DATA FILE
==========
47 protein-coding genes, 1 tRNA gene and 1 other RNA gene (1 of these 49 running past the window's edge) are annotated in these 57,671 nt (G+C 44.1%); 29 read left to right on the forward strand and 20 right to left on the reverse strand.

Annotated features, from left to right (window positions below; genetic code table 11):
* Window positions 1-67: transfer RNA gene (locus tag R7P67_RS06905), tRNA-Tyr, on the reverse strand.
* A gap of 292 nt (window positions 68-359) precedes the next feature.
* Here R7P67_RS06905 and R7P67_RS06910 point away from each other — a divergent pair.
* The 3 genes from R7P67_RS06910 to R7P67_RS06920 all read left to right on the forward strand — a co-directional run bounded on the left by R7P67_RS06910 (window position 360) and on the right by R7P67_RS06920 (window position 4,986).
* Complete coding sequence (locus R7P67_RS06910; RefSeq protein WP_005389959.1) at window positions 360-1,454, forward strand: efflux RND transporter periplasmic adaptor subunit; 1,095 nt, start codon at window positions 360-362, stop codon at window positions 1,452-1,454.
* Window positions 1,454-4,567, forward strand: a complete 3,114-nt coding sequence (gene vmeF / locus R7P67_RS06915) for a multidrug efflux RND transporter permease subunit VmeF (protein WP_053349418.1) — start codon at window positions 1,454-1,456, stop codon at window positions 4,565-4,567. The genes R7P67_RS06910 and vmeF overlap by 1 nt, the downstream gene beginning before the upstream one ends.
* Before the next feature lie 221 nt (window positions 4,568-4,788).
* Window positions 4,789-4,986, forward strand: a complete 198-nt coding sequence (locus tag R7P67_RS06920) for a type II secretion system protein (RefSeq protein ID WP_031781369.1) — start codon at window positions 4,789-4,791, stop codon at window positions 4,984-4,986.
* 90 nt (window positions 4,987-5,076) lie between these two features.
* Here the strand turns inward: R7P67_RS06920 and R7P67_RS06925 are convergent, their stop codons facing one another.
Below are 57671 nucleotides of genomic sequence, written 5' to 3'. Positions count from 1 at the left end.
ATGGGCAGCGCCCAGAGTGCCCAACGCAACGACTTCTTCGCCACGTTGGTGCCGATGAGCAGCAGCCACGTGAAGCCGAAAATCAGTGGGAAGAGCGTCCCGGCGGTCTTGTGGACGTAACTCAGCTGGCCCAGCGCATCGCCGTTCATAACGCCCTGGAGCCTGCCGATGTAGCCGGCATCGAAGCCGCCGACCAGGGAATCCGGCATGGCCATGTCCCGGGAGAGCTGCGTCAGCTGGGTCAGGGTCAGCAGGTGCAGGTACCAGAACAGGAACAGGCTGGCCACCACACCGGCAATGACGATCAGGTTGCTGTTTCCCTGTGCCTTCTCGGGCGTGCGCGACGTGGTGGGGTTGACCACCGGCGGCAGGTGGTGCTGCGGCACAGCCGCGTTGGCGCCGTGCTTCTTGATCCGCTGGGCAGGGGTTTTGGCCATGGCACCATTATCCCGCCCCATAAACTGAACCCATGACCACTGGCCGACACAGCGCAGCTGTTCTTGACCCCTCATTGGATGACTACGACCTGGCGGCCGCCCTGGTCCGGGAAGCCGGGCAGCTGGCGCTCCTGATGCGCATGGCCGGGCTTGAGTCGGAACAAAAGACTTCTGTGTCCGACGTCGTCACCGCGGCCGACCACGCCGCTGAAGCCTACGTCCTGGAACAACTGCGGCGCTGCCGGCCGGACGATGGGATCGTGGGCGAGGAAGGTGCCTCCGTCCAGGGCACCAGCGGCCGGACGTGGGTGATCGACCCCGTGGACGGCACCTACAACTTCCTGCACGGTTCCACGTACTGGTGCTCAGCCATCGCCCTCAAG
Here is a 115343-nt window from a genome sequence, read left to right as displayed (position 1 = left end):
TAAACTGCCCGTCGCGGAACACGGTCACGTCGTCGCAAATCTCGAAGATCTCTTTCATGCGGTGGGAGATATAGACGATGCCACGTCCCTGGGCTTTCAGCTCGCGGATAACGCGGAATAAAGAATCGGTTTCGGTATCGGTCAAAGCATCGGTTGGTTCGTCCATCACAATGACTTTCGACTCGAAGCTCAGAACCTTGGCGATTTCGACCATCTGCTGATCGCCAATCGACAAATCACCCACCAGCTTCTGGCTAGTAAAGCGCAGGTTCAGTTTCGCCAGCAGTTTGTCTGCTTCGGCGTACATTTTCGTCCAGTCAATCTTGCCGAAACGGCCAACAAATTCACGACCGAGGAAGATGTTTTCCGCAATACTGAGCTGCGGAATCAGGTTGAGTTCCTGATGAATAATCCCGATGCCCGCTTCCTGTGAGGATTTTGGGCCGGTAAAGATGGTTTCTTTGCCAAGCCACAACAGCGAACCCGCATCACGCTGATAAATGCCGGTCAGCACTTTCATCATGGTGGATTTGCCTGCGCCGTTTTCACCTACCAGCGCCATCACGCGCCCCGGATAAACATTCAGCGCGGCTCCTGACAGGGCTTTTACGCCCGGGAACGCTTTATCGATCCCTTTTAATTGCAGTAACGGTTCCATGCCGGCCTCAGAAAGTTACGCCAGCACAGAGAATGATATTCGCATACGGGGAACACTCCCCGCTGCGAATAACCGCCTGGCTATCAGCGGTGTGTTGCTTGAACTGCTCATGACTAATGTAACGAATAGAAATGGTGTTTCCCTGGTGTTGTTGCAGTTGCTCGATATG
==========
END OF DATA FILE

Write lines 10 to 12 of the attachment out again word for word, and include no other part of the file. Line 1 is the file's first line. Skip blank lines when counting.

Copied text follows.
* Window positions 4,789-4,986, forward strand: a complete 198-nt coding sequence (locus tag R7P67_RS06920) for a type II secretion system protein (RefSeq protein ID WP_031781369.1) — start codon at window positions 4,789-4,791, stop codon at window positions 4,984-4,986.
* 90 nt (window positions 4,987-5,076) lie between these two features.
* Here the strand turns inward: R7P67_RS06920 and R7P67_RS06925 are convergent, their stop codons facing one another.